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Posts posted by Peckris

  1. 26 minutes ago, copper123 said:

    The Eu was winston churchills baby wasn't it he always wanted a united states of europe to avoid another world war.

    The french however made sure that we never joined till after churchill was dead , so he never really saw his baby born

    I guess I'll take Madness's hint and take this to the Dog Pit from now on. 

    However, as it relates to your post - yes, that's exactly how it was. De Gaulle applied the veto to all our efforts to join, and it was his death or retirement - rather than Churchill's - that was the removal of the stumbling block.

  2. 11 hours ago, jelida said:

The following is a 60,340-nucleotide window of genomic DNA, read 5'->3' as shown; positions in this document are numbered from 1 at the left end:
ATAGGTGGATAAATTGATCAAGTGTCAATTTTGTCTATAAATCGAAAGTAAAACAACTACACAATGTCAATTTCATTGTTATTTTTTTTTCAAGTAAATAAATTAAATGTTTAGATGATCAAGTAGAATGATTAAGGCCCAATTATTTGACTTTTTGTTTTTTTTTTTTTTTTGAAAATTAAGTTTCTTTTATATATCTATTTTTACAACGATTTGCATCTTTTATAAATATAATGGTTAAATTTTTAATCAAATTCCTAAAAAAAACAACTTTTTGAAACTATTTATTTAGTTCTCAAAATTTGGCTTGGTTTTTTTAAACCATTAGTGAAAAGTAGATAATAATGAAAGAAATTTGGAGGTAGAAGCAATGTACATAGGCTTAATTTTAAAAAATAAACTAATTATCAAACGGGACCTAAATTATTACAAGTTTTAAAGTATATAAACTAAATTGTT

Grammar aside, I am really not sure what you are getting at here. If you go back far enough, we are probably almost all the product of African human evolution and migration, with multiple further phases of subtle racial and tribal genetic concentrations within populations and subsequent migrations and conquests. 

    Yes, true.

    But even the Roman and Anglo Saxon and Norman population movements were no more than a few percentage at the time, and the inevitable incorporation of their genetic markers into the general population over time and reproduction  (and we were in those days talking of populations in the single figures of millions)  does not somehow confer a European nationality as opposed to  the multi generational ‘British’ nationality most of those of us born within the UK feel. So while I certainly accept that most if not all of us have a host of markers reflecting the population movements of humanity , what is your point? The majority of the population of Europe will also carry markers of their African, and subsequent Celtic, British, Scandinavian, Teutonic ,Germanic, Slavic, Arab and a multitude of other heritages.